World

The Two-Way
6:23 am
Thu June 26, 2014

Reports Of New Fighting Rattle Ukraine's Truce As Kerry Urges Russia To Help

A man who lives in Ukraine's Donetsk region shows part of a shell that exploded in the yard of his house Wednesday, after a reported mortar attack by Ukrainian government forces Tuesday. The area is under a tense cease-fire that will expire Friday.
Dmitry Lovetsky AP

Originally published on Thu June 26, 2014 4:50 pm

An exchange of mortar fire has been reported in eastern Ukraine, where government troops and pro-Russian separatist forces had been observing an uneasy cease-fire in the past week. The news comes as Secretary of State John Kerry says Russia could face sanctions if it doesn't help end the violence.

Russian state news media are reporting explosions near the airport in the eastern Ukrainian city of Kramatorsk, where the armed groups reportedly absorbed and returned mortar fire. Similar clashes were reported earlier this week.

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Asia
5:52 am
Thu June 26, 2014

Airlines Suspend Flights To Pakistani City After Shooting

Originally published on Thu June 26, 2014 1:19 pm

Transcript

STEVE INSKEEP, HOST:

The largest airline in the Middle East says it has suspended flights to a city in Pakistan. Emirates says it will no longer fly to Peshawar, at least for now. This is after someone opened fire on a Pakistani passenger jet that was coming in to land there. NPR's Philip Reeves reports on a blow to Pakistan at a time of crisis.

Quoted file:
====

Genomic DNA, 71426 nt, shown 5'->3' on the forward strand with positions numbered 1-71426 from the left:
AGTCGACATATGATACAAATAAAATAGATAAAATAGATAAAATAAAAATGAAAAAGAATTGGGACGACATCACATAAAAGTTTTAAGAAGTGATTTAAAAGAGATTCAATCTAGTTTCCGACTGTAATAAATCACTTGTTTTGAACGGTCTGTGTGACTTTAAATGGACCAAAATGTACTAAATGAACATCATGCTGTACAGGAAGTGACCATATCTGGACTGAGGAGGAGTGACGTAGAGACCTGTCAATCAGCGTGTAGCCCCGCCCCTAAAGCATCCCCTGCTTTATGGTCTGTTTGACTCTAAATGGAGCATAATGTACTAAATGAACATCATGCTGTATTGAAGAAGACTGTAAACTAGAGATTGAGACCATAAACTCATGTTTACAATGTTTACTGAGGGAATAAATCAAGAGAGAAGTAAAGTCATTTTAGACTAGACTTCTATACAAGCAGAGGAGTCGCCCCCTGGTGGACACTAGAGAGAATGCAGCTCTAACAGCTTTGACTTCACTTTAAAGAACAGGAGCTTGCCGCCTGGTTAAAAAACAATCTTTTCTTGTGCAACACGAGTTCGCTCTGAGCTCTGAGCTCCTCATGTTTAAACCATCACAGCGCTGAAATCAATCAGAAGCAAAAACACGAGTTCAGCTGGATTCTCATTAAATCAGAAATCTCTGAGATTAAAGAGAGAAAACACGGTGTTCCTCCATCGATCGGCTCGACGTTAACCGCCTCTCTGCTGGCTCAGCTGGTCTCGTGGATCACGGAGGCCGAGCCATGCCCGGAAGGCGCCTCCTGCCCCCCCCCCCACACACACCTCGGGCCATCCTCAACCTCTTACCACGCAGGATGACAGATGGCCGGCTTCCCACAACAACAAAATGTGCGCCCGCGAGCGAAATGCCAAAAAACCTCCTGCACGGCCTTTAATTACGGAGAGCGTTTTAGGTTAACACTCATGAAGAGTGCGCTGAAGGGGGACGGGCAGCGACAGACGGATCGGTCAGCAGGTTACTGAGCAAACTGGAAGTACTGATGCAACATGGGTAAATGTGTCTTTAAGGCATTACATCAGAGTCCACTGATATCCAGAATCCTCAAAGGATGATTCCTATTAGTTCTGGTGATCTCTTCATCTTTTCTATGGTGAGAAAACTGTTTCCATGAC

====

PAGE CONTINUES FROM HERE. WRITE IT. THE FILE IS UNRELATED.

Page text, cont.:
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Europe
4:22 am
Thu June 26, 2014

Chancellor's Tough Talk Against Russia Makes Germans Nervous

Originally published on Thu June 26, 2014 1:19 pm

Transcript

STEVE INSKEEP, HOST:

It's MORNING EDITION from NPR News. Good morning. I'm Steve Inskeep.

DAVID GREENE, HOST:

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Parallels
2:15 am
Thu June 26, 2014

Behind ISIS Battle In Iraq, A Clash Between Two Arch-Terrorists

Fighting between Iraqi government forces and the Islamic State of Iraq and Syria leaves buildings destroyed in Ramadi on Tuesday.
AFP/Getty Images

Originally published on Thu June 26, 2014 1:32 pm

While eyes have been focused on Sunni extremists and their lightning campaign across Iraq, there is a much more fundamental war raging behind the scenes.